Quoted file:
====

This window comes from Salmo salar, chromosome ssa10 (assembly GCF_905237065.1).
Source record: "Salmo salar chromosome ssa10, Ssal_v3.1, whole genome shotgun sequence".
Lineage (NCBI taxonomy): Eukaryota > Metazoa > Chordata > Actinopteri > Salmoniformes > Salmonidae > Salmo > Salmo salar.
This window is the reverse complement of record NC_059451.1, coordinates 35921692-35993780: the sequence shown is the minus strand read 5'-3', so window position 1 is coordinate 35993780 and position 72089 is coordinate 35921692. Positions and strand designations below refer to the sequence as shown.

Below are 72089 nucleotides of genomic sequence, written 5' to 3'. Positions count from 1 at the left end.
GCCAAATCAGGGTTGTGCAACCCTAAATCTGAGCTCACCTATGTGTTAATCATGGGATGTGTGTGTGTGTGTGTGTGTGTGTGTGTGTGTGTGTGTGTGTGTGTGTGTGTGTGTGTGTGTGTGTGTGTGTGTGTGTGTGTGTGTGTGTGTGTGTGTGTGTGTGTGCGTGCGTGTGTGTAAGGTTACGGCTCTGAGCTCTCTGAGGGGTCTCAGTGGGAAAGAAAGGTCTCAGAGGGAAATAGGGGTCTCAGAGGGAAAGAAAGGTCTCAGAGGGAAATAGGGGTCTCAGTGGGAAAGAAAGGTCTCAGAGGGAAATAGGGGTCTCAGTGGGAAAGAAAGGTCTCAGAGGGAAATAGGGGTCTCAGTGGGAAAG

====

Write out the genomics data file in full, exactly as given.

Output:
This window comes from Salmo salar, chromosome ssa10 (assembly GCF_905237065.1).
Source record: "Salmo salar chromosome ssa10, Ssal_v3.1, whole genome shotgun sequence".
Lineage (NCBI taxonomy): Eukaryota > Metazoa > Chordata > Actinopteri > Salmoniformes > Salmonidae > Salmo > Salmo salar.
This window is the reverse complement of record NC_059451.1, coordinates 35921692-35993780: the sequence shown is the minus strand read 5'-3', so window position 1 is coordinate 35993780 and position 72089 is coordinate 35921692. Positions and strand designations below refer to the sequence as shown.

Below are 72089 nucleotides of genomic sequence, written 5' to 3'. Positions count from 1 at the left end.
GCCAAATCAGGGTTGTGCAACCCTAAATCTGAGCTCACCTATGTGTTAATCATGGGATGTGTGTGTGTGTGTGTGTGTGTGTGTGTGTGTGTGTGTGTGTGTGTGTGTGTGTGTGTGTGTGTGTGTGTGTGTGTGTGTGTGTGTGTGTGTGTGTGTGTGTGTGTGCGTGCGTGTGTGTAAGGTTACGGCTCTGAGCTCTCTGAGGGGTCTCAGTGGGAAAGAAAGGTCTCAGAGGGAAATAGGGGTCTCAGAGGGAAAGAAAGGTCTCAGAGGGAAATAGGGGTCTCAGTGGGAAAGAAAGGTCTCAGAGGGAAATAGGGGTCTCAGTGGGAAAGAAAGGTCTCAGAGGGAAATAGGGGTCTCAGTGGGAAAG